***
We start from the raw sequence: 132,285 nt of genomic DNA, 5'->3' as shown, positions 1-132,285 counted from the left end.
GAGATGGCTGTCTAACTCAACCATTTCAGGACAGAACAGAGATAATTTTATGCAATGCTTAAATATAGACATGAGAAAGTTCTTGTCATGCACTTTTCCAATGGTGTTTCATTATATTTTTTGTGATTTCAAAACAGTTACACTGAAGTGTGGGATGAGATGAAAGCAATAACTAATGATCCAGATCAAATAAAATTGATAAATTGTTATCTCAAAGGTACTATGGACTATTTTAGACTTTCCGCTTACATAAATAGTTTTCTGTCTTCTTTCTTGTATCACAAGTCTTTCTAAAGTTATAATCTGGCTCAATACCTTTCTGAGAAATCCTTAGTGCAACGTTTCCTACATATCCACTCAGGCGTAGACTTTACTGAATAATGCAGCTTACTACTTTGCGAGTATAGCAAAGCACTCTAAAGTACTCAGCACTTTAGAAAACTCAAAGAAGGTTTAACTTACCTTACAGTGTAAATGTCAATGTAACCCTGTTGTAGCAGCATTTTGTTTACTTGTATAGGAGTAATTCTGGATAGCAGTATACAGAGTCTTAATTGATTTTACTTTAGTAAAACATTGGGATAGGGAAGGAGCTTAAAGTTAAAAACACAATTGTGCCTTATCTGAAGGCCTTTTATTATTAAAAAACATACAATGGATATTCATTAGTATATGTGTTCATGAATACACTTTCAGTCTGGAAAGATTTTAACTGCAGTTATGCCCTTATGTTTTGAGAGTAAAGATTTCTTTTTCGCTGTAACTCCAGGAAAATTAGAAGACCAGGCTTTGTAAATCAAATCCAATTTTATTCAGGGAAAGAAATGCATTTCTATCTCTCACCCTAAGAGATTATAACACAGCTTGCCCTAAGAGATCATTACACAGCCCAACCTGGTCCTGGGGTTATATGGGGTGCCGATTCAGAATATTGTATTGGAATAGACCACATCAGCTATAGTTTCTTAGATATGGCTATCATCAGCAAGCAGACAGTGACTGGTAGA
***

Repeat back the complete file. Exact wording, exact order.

We start from the raw sequence: 132,285 nt of genomic DNA, 5'->3' as shown, positions 1-132,285 counted from the left end.
GAGATGGCTGTCTAACTCAACCATTTCAGGACAGAACAGAGATAATTTTATGCAATGCTTAAATATAGACATGAGAAAGTTCTTGTCATGCACTTTTCCAATGGTGTTTCATTATATTTTTTGTGATTTCAAAACAGTTACACTGAAGTGTGGGATGAGATGAAAGCAATAACTAATGATCCAGATCAAATAAAATTGATAAATTGTTATCTCAAAGGTACTATGGACTATTTTAGACTTTCCGCTTACATAAATAGTTTTCTGTCTTCTTTCTTGTATCACAAGTCTTTCTAAAGTTATAATCTGGCTCAATACCTTTCTGAGAAATCCTTAGTGCAACGTTTCCTACATATCCACTCAGGCGTAGACTTTACTGAATAATGCAGCTTACTACTTTGCGAGTATAGCAAAGCACTCTAAAGTACTCAGCACTTTAGAAAACTCAAAGAAGGTTTAACTTACCTTACAGTGTAAATGTCAATGTAACCCTGTTGTAGCAGCATTTTGTTTACTTGTATAGGAGTAATTCTGGATAGCAGTATACAGAGTCTTAATTGATTTTACTTTAGTAAAACATTGGGATAGGGAAGGAGCTTAAAGTTAAAAACACAATTGTGCCTTATCTGAAGGCCTTTTATTATTAAAAAACATACAATGGATATTCATTAGTATATGTGTTCATGAATACACTTTCAGTCTGGAAAGATTTTAACTGCAGTTATGCCCTTATGTTTTGAGAGTAAAGATTTCTTTTTCGCTGTAACTCCAGGAAAATTAGAAGACCAGGCTTTGTAAATCAAATCCAATTTTATTCAGGGAAAGAAATGCATTTCTATCTCTCACCCTAAGAGATTATAACACAGCTTGCCCTAAGAGATCATTACACAGCCCAACCTGGTCCTGGGGTTATATGGGGTGCCGATTCAGAATATTGTATTGGAATAGACCACATCAGCTATAGTTTCTTAGATATGGCTATCATCAGCAAGCAGACAGTGACTGGTAGA